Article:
Metro 2033 was a steady, but challenging progression over the fast few days. There’s a classical feel to it. It has great atmosphere and a good story, but it isn’t designed to just take you for a ride. You have to push through it.
You earn your experience.
With games like the Call of Duty franchise, you do die, but it’s never challenging to the point where you have to work for it. You die when you become careless, or when an enemy grenade gets lucky.
In Metro 2033, every enemy is a big deal and you need to constantly be careful and work for it. There have been areas, such as the one in the Nazi base (yes, there are Nazis and communists in the game) where I had to reload over a dozen times before I finally got through it.
The popular notion here would be that the game is badly designed. In my opinion, if good design means all the difficulty spikes are polished an any potential hurdle’s difficulty is lowered to the point where most people can overcome it in one or two tries, then I realized I strongly dislike good design. I’ll take challenge over that any day of the week.
Sure, there’s a fine line between a challenging game and a game that’s simply bad, and it’s easy to go to the other side of it, so I get why most games aren’t like that. That doesn’t mean I have to enjoy them and be understanding of the situation.
It shouldn’t be like that. I don’t owe any developer anything. They owe me to make a game I like. It that doesn’t happen, or if I’m not their target, that’s fine, I’ll go some place else. It doesn’t mean I’m not allowed to state my opinion that their game is bad, though. I can state that opinion and I can do it as publicly as I want.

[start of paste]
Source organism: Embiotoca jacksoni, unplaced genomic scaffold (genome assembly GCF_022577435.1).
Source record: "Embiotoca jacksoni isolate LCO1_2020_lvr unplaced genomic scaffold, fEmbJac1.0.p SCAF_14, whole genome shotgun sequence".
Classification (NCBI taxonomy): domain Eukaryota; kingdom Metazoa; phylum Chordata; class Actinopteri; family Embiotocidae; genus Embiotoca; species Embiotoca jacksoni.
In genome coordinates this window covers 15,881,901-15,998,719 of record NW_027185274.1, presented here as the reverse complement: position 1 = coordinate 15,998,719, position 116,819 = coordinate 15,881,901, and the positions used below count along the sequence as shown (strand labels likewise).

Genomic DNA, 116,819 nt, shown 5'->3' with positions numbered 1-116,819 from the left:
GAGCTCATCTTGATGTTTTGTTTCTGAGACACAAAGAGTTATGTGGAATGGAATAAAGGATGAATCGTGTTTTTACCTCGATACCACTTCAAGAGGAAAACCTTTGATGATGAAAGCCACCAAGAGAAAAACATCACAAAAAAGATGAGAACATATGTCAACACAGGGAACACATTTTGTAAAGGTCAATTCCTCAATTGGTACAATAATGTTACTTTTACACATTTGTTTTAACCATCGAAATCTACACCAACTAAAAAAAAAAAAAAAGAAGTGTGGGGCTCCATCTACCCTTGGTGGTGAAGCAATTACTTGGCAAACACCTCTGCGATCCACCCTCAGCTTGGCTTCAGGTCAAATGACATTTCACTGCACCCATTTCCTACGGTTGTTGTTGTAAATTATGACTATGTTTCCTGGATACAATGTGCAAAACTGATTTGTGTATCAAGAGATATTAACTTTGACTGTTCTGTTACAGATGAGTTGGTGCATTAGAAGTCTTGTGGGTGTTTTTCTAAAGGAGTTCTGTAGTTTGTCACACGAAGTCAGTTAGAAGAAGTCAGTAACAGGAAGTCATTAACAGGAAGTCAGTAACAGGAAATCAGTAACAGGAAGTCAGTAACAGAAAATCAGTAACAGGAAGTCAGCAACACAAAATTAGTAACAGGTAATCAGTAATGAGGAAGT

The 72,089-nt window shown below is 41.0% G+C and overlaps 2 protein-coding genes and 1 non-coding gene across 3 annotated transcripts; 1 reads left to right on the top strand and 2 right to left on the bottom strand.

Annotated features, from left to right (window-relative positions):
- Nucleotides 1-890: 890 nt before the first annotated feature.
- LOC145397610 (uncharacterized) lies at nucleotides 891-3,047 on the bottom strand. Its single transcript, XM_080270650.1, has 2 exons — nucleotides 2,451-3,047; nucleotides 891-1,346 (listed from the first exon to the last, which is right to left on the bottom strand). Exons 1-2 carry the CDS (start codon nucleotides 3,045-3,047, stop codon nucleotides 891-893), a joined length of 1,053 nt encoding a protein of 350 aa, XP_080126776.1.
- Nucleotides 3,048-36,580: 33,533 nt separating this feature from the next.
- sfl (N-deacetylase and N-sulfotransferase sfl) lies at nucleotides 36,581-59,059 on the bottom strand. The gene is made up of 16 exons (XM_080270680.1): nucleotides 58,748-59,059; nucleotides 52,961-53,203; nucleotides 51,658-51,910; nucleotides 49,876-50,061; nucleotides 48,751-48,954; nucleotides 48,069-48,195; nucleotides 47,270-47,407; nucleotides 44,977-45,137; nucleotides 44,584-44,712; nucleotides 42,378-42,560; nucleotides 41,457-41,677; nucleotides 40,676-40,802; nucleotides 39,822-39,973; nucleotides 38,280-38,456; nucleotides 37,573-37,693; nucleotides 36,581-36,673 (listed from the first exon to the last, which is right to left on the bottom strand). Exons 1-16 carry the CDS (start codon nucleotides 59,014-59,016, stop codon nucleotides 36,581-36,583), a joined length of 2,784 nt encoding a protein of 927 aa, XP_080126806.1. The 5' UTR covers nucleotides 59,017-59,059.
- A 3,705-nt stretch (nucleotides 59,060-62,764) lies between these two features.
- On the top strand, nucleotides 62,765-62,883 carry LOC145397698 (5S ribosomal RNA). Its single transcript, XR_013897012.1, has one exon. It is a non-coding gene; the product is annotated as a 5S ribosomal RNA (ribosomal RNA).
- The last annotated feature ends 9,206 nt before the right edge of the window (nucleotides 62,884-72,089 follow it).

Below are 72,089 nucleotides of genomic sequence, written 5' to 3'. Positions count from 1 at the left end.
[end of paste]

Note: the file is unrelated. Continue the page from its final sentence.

Metro 2033 is far from perfect.
Don’t get me wrong. I find some parts of Metro 2033 tedious and the way it controls and plays isn’t completely to my preference. I just think it’s very refreshing to play an FPS that feels good and also provides challenge.
Xotic provided challenge and was fun to a degree, but it was cheap. By cheap, I don’t mean it tricked the player and achieved challenge that way. I mean it was literally cheap. It was low-budged and it was low-budget in a way that shows. You can make a low-budget game well and Xotic failed in doing that.
Metro 2033 has a budget. It’s not a blockbuster at the level of the Call of Duty games, but it’s close and it makes up for it in actual game quality, instead of just being a roller coaster ride.
Keep in mind, this is my opinion after playing through what’s probably the first third of the game, though. It might change by the time it’s all over, but for now, I’m not regretting the few hours I’ve put into Metro.
I got through the place where Bourbon was captured, but I couldn’t save him. I met another guy who sent me towards the Communist and Nazi stations, but first took me through a haunted area full of ghosts. I’m still not sure if Metro’s focus is Sci-Fi or the paranormal.
There was a station called The Armory along the way, where I bought myself an upgraded revolver which was basically a sniper-rifle, as well as a better version of my automatic riffle, with an added scope.
I pretend-joined the Communist station and hitched a ride during one of their attacks on the Nazi station. There, I ended up in an all-out battle, fighting both sides of the conflict. This means I died a lot and also had to reload a lot, but I never got to the point where I thought about quitting – an indicator of a properly made challenge.
I got through this part and met two rangers, who will be taking me through the next part of the game. I have to emphasize that, as soon as I met with these two, the game’s mood changed. I took it slowly and carefully during the Nazi conflict and it felt extremely dreary. As soon as I found these two, I switched from crawling to sprinting. I’m not sure if it’s the game that made it that way, or if it’s just me, but it’s something I noticed.